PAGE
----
REVIEW: ‘King In Black,’ Issue #1

Reading Time: 2 minutes

King in Black - But Why Tho?

King in Black #1 is written by Donny Cates, penciled by Ryan Stegman, inked by JP Mayer, colored by Frank Martin, and lettered by VC’s Clayton Cowles. It is published by Marvel Comics. After a death march across the stars, Knull—the God of the Symbiotes—has arrived on Earth with a legion of symbiote dragons. Eddie Brock, aka Venom, joins the rest of the Marvel Universe in combatting Knull’s invasion while also protecting his son Dylan from the imminent apocalypse.

Crossover events have been a subject of much debate in comic book fandom. At their best they are massive, game-changing stories that leave an impact long after the event has concluded. At their worst, they are bloated and only achieve the illusion of change. King in Black falls into the former category, as it features an antagonist that requires the entirety of the Marvel Universe’s heroes to battle while continuing to upheave the Venom mythos. This is the beginning of the payoff of two years’ worth of stories, and so far, it is hitting every mark.

Cates continues to be one of the best writers in the business. As he did with Crossover #1, he oscillates between the apocalyptic and the personal, especially when it comes to Venom. Under Cates’ pen, Eddie Brock has morphed from villain to reluctant anti-hero-and even a father. It’s that last role that comes to the forefront, as Eddie fights to his last breath to protect Dylan from Knull’s wrath. Cates also successfully juggles dozens of characters in the space of 48 pages. Spider-Man, the Avengers, the X-Men—virtually every Marvel hero you can think of is in this book, and they all get a moment to shine.

Joining Cates is Stegman and Mayer on art duties. Stegman previously worked with Cates on Venom and Absolute Carnage, which helped set up the events of King in Black. This is probably his biggest work to date, and the images are nothing short of amazing. Half the book consists of splash pages, from the X-Men charging at a horde of symbiote dragons to Venom swinging through the New York skyline. But perhaps the character who shines the most is the titular antagonist. Knull is a Lovecraftian nightmare of a villain; clad in spiky ebony armor, with obsidian wells for eyes and a sinister smile stretching across his face. This villain lives up to the hype.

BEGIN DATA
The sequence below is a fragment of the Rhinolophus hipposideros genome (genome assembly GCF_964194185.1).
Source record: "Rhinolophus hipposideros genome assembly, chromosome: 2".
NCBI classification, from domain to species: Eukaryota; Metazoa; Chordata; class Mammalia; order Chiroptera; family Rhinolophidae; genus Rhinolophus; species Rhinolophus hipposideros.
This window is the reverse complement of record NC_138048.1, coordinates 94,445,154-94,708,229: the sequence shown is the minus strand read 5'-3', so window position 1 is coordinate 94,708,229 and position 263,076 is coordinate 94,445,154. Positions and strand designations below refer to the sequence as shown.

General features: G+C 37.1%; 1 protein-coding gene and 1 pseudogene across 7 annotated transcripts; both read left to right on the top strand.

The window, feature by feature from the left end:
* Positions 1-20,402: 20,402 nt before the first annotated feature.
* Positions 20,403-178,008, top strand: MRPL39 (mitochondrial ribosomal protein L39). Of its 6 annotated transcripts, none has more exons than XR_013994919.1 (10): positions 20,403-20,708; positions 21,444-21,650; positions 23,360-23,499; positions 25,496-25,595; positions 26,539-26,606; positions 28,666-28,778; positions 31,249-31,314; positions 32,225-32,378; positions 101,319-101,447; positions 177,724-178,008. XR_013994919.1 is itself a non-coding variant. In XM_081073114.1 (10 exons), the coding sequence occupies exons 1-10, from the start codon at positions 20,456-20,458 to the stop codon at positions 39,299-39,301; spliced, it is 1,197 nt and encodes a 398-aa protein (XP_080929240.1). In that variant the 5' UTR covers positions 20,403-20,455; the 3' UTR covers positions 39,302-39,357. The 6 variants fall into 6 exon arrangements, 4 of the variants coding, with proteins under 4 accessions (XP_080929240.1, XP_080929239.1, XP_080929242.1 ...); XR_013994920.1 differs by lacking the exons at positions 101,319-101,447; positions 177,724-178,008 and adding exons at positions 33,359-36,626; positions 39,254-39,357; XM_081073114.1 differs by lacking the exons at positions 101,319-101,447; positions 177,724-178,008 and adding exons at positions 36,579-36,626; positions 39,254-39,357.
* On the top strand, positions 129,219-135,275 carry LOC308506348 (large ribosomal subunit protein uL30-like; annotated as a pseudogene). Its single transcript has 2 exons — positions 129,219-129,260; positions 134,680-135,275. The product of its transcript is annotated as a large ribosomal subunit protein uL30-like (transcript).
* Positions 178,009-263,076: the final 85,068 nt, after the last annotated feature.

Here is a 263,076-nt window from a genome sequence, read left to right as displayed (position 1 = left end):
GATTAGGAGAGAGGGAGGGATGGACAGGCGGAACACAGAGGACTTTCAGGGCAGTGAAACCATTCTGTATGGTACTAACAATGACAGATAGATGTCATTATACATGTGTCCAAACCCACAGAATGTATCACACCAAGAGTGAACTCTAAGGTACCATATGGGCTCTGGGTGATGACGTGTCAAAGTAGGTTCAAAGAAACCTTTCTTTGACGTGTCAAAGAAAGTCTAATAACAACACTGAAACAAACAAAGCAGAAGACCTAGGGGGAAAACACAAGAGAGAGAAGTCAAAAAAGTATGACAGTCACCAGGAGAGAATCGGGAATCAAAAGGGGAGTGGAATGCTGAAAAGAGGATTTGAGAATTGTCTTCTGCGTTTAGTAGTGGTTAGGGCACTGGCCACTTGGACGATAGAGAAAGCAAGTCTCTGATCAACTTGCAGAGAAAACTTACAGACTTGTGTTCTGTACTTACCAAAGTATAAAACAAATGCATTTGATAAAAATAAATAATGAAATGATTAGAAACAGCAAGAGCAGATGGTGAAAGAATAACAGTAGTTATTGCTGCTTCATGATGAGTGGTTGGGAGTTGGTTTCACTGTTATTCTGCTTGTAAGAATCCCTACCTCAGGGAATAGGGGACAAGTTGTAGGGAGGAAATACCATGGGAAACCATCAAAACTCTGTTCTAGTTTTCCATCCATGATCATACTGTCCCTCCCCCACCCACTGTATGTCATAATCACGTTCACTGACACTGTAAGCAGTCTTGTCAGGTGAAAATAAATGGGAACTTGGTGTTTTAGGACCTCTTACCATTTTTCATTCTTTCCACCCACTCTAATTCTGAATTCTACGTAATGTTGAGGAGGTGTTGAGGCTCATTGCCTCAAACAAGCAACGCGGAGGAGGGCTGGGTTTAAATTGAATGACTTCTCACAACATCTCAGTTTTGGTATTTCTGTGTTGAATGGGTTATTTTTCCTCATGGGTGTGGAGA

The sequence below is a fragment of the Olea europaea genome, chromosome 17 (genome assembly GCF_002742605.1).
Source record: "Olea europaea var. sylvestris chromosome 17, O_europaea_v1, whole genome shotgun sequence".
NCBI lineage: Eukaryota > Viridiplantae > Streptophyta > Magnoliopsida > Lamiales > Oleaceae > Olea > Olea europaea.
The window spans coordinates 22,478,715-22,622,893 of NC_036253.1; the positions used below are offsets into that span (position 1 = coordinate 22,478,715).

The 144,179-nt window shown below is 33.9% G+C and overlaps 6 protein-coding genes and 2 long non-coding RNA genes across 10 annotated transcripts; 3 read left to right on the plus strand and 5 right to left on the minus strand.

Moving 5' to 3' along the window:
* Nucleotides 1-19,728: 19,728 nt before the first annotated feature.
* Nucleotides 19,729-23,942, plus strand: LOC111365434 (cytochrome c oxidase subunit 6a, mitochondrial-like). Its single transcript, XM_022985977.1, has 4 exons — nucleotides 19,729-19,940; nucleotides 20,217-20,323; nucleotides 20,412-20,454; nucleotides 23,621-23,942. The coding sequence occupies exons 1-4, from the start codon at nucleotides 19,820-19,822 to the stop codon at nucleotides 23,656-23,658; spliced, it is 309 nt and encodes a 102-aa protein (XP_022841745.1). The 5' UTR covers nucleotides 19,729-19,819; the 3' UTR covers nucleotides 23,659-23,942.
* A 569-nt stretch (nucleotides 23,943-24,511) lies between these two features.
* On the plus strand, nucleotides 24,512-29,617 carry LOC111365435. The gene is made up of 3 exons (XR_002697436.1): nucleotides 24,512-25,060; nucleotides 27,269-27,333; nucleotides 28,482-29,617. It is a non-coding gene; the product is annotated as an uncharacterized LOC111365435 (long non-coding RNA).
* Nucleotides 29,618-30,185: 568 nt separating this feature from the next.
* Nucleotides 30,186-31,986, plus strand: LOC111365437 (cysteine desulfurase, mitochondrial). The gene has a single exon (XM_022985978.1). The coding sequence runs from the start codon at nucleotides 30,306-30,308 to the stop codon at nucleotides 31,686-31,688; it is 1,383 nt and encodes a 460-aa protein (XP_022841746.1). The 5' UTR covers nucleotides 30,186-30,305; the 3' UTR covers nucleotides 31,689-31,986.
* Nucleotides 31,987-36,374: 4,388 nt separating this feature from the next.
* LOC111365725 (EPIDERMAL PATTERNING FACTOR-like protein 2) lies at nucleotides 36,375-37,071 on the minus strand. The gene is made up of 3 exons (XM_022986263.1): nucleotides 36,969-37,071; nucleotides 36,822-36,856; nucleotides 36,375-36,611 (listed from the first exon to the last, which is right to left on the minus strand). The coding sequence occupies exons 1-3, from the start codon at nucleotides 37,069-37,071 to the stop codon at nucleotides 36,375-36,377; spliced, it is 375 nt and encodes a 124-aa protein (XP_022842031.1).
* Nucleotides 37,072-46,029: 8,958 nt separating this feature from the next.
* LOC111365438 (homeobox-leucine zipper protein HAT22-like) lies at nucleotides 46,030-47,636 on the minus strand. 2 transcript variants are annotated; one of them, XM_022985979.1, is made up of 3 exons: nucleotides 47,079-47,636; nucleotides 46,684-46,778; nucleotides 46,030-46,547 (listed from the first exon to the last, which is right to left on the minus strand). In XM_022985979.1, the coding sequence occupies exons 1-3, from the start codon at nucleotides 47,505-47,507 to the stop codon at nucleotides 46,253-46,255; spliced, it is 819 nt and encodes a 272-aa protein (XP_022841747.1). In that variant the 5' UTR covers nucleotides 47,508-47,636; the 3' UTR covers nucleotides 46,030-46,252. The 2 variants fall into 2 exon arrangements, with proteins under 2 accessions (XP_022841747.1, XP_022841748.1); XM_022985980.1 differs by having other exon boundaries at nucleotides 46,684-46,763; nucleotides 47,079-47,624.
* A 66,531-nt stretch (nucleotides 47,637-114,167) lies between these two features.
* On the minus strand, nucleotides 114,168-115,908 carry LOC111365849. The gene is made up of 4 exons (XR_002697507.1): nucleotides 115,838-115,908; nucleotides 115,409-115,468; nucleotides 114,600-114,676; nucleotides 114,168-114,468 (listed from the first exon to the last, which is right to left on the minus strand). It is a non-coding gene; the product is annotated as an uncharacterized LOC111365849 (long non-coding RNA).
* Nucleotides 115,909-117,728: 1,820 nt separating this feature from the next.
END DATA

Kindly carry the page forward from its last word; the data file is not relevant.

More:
Rounding out the artistic team is Martin on colors. Martin sets most of the book at nighttime, with darkness playing a prominent role in the issue. Knull and his dragons are shown as a massive swath of darkness blotting out the light, while an early scene in the book features Eddie sitting in darkness staring at his sleeping son. In contrast, many of the heroes stand out with their brightly colored costumes, including Doctor Strange and Captain America.

King in Black #1 is the gold standard for event books, pitting the heroes of the Marvel Universe against an utterly terrifying force. Fans of Marvel’s heroes-Venom in particular-will want to read this series. Cates, Stegman, Mayer, and Martin are an immensely talented creative team, and I can’t wait to see what else they throw at the Lethal Protector.

King in Black #1 is available wherever comics are sold.

King in Black #1
5

TL;DR

King in Black #1 is the gold standard for event books, pitting the heroes of the Marvel Universe against an utterly terrifying force. Fans of Marvel’s heroes-Venom in particular-will want to read this series. Cates, Stegman, Mayer, and Martin are an immensely talented creative team, and I can’t wait to see what else they throw at the Lethal Protector.